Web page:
I say all this with a heavy heart. Around the age of 12, I was a Tarzan devotee. I owned all 24 Tarzan books authored by Edgar Rice Burroughs, and read them with enthusiasm—although also reluctantly because I wanted to keep each copy in pristine mint condition. I watched Tarzan movies and the short-lived Tarzan TV series. I bought Tarzan comic books, and even had a few issues of ERB-dom, a mimeographed fanzine devoted to the works of Burroughs. I never actually tried to swing from tree vine to tree vine, but I did consider it.

Even today, I find much to admire in these books. By any measure, Burroughs ranks among the finest adventure story authors of modern times. He took the techniques of H. Rider Haggard and Jules Verne and brought them into the 20th century. His stories were constructed with ruthless narrative efficiency. Conflicts and resolutions were staged with the skill of a chessplayer working out new endgame strategies. I am reminded of the kind of propulsive storytelling that Steven Spielberg brings to his action films, in which heroes may be little more than stick figures, but they possess a double dose of stage presence and charisma, and we get to know them via an endless series of daredevil exploits. Burroughs was doing all this a century ago, only in print form. More than anyone he set the stage for the dazzling dominance of genre narratives in our own time.

But all this skill can’t hide the fact that Tarzan is the odd man out in a post-colonial world. There’s no way of sugarcoating passages such as this one from The Jungle Tales of Tarzan, which describes the ape-man’s encounter with an African tribe:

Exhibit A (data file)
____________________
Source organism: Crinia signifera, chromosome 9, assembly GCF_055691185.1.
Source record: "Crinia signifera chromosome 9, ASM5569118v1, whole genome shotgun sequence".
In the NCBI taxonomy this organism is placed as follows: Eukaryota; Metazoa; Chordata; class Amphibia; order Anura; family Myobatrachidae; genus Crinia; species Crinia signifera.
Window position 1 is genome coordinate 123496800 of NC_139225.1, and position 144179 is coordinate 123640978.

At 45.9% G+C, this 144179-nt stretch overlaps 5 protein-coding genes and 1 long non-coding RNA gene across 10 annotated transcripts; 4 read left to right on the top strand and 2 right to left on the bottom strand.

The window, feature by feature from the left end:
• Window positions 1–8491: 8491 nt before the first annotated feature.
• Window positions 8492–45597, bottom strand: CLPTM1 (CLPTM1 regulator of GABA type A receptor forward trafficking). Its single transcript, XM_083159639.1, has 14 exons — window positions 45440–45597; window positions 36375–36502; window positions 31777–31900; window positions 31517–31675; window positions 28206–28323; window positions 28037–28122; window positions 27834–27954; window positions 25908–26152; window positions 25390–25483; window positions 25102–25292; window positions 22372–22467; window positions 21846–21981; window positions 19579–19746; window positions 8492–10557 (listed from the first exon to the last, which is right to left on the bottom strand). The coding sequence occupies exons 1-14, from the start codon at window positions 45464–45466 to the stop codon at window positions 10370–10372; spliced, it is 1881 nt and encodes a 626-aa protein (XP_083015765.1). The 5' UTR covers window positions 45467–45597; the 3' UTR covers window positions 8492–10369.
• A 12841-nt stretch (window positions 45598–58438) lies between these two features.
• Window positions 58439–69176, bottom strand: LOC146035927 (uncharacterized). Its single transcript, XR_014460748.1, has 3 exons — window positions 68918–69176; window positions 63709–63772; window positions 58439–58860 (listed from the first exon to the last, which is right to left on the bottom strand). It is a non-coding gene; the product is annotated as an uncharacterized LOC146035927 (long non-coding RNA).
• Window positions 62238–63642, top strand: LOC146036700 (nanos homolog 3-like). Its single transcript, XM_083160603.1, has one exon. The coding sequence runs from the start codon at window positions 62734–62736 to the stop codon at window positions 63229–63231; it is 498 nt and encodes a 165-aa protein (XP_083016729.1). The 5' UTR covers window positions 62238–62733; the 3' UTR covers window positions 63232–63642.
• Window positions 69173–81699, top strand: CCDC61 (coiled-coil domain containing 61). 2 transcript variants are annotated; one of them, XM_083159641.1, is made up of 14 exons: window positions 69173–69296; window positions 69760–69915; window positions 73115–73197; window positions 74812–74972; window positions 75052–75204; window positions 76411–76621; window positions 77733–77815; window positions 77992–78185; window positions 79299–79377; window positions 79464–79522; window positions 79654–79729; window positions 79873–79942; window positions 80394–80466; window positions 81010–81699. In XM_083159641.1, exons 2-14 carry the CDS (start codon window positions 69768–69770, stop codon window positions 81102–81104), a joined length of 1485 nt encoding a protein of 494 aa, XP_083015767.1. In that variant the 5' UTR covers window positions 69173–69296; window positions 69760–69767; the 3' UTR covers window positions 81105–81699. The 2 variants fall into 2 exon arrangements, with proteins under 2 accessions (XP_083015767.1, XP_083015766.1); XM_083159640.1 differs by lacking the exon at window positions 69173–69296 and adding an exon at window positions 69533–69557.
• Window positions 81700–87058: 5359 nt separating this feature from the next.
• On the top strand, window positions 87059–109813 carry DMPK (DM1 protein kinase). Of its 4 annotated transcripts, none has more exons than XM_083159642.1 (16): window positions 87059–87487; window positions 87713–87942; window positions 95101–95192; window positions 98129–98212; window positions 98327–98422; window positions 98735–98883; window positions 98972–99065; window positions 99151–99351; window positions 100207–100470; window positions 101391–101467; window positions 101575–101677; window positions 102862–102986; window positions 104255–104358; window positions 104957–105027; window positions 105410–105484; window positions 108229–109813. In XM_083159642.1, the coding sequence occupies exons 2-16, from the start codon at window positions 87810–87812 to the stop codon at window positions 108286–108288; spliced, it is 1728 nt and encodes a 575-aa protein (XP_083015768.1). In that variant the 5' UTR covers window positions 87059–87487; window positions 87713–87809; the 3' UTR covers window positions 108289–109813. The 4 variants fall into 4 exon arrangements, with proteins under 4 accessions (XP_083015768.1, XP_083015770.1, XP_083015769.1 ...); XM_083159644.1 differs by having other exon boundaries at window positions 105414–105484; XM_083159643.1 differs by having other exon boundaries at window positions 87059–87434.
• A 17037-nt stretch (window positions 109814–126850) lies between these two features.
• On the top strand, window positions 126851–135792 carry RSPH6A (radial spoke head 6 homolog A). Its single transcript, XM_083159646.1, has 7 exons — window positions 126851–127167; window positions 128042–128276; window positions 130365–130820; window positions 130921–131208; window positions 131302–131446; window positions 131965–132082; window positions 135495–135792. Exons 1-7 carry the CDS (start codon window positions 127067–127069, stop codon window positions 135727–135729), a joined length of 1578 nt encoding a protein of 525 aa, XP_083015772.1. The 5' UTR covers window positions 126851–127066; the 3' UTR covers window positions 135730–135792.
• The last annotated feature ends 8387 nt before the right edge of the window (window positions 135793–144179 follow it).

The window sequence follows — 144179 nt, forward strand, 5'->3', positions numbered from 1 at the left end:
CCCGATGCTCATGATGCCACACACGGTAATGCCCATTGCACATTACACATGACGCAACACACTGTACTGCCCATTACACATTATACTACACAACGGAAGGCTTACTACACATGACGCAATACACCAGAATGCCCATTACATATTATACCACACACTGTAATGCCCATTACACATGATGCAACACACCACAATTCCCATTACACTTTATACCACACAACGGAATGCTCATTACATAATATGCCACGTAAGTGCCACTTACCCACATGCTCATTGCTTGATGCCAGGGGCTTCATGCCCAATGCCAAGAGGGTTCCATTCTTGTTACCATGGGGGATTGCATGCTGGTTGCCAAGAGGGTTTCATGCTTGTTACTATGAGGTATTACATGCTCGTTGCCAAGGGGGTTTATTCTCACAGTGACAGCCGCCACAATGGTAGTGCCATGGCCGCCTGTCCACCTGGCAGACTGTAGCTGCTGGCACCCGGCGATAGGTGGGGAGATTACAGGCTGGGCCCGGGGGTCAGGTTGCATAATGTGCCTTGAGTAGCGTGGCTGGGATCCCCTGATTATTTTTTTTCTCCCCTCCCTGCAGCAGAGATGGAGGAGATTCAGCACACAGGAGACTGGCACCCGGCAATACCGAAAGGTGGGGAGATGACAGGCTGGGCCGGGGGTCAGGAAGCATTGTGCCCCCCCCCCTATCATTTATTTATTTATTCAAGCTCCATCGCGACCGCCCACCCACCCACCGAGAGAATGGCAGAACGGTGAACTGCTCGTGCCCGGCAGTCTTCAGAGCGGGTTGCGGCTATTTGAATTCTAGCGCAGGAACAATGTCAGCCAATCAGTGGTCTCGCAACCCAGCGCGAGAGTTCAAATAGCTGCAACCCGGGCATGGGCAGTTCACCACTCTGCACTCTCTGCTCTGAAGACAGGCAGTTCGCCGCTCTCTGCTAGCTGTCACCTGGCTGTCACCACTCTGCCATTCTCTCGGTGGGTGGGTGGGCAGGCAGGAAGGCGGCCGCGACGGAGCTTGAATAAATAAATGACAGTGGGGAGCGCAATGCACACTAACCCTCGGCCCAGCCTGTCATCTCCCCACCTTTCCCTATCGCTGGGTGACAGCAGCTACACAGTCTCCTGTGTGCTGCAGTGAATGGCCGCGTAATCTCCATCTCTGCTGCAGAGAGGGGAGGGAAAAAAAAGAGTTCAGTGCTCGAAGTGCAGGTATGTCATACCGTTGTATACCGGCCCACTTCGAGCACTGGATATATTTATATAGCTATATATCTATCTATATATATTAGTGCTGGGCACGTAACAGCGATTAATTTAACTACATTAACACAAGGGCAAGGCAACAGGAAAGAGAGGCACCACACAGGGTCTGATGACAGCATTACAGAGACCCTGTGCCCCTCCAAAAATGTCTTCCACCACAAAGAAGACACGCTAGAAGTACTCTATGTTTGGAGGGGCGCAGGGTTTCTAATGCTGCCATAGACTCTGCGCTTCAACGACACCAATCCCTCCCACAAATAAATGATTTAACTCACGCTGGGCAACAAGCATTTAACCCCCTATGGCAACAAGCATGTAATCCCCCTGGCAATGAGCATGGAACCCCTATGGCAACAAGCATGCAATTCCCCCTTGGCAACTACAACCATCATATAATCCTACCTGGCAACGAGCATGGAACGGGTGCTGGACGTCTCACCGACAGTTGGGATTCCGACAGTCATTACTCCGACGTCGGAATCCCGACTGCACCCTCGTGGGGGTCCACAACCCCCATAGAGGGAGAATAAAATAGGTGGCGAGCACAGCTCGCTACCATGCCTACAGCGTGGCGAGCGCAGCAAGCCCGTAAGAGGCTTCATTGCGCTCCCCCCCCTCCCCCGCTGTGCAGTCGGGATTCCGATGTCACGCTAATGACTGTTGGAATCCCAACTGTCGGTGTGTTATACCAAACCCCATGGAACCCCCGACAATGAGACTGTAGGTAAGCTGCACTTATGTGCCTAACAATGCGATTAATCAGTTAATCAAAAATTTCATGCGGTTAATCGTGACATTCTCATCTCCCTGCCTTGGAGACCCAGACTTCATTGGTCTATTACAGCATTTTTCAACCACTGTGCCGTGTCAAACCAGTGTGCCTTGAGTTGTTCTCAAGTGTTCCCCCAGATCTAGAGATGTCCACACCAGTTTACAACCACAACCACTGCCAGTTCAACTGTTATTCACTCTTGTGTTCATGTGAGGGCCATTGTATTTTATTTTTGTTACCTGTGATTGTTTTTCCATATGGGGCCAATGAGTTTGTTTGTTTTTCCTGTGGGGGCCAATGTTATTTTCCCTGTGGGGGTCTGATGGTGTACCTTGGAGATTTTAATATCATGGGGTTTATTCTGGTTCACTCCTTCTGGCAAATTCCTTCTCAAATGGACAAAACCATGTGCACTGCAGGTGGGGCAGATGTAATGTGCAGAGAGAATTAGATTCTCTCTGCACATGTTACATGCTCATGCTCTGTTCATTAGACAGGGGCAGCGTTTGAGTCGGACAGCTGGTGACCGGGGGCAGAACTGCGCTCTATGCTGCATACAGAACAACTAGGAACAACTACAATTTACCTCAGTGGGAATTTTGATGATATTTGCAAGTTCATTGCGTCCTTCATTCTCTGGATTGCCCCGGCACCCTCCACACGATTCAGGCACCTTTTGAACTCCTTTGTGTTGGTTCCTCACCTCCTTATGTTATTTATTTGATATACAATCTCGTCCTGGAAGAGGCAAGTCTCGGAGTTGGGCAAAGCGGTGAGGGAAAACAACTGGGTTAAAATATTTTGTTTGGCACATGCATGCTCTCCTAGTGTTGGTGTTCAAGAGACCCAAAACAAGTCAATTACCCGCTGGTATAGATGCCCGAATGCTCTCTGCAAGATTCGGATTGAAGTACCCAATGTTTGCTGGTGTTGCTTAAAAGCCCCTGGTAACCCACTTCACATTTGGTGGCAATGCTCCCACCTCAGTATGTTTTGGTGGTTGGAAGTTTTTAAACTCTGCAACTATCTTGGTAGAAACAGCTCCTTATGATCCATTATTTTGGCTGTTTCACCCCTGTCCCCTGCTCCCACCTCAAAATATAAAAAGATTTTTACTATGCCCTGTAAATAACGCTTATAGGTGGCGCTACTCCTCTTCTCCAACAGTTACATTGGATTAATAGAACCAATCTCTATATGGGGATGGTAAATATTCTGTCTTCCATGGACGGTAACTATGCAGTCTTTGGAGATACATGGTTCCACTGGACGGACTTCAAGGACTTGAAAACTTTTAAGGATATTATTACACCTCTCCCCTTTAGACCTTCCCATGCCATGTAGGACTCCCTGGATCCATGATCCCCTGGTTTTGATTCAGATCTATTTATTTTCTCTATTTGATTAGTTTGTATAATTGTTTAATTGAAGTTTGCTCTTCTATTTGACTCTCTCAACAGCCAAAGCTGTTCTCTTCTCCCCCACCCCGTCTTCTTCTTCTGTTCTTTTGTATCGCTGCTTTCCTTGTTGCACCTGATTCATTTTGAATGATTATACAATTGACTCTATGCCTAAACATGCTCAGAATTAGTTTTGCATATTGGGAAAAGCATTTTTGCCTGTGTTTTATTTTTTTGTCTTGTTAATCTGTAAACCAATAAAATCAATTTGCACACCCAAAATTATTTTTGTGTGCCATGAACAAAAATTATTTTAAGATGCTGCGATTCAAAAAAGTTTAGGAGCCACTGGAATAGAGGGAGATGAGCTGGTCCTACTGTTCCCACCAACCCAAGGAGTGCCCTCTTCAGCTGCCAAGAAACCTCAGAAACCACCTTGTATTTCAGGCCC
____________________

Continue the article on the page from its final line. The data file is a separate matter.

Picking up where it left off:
“These black fellow danced and sang … Tarzan never tired of spying on them, and from them he learned much more than he realized, though always his principal thought was of some new way in which he could render their lives miserable. The baiting of blacks was Tarzan’s chief divertissement.”

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Can Tarzan ever recover? Is there a 12-step program for politically incorrect protagonists? Certainly I can imagine ways of giving this jungle hero some up-to-date progressive attitudes. He could be remade into a defender of the environment, a preserver of habitats and champion of rainforest ecology. In fact, the original Burroughs books possess a clear “green” streak that now seems quite prescient. Or a modernized Tarzan might lead African miners on strike against unscrupulous multinationals. He could even decide to stay at home with Boy (in case you didn’t know, that’s his son’s name in the Hollywood movies), and let Jane swing on the tree vines for a change. Cast Angelina Jolie in that role with Brad Pitt as the cave hubbie, and maybe we have a blockbuster in the making.

But I fear that it may be too late for a Tarzan makeover. He’s like Tonto—we know him too well. A leopard doesn’t change its spots, and an ape-man doesn’t change into a postcolonial hero. But I don’t expect Hollywood to give up on the effort, if only because there’s more than sense and sensibilities at stake here, namely a mega-million-dollar brand franchise. He’s still a sexy beast, isn’t he? And in the context of a film industry that loves cashing in on old heroes, the upside of turning Tarzan into a 21st century fox may just be too tempting to resist.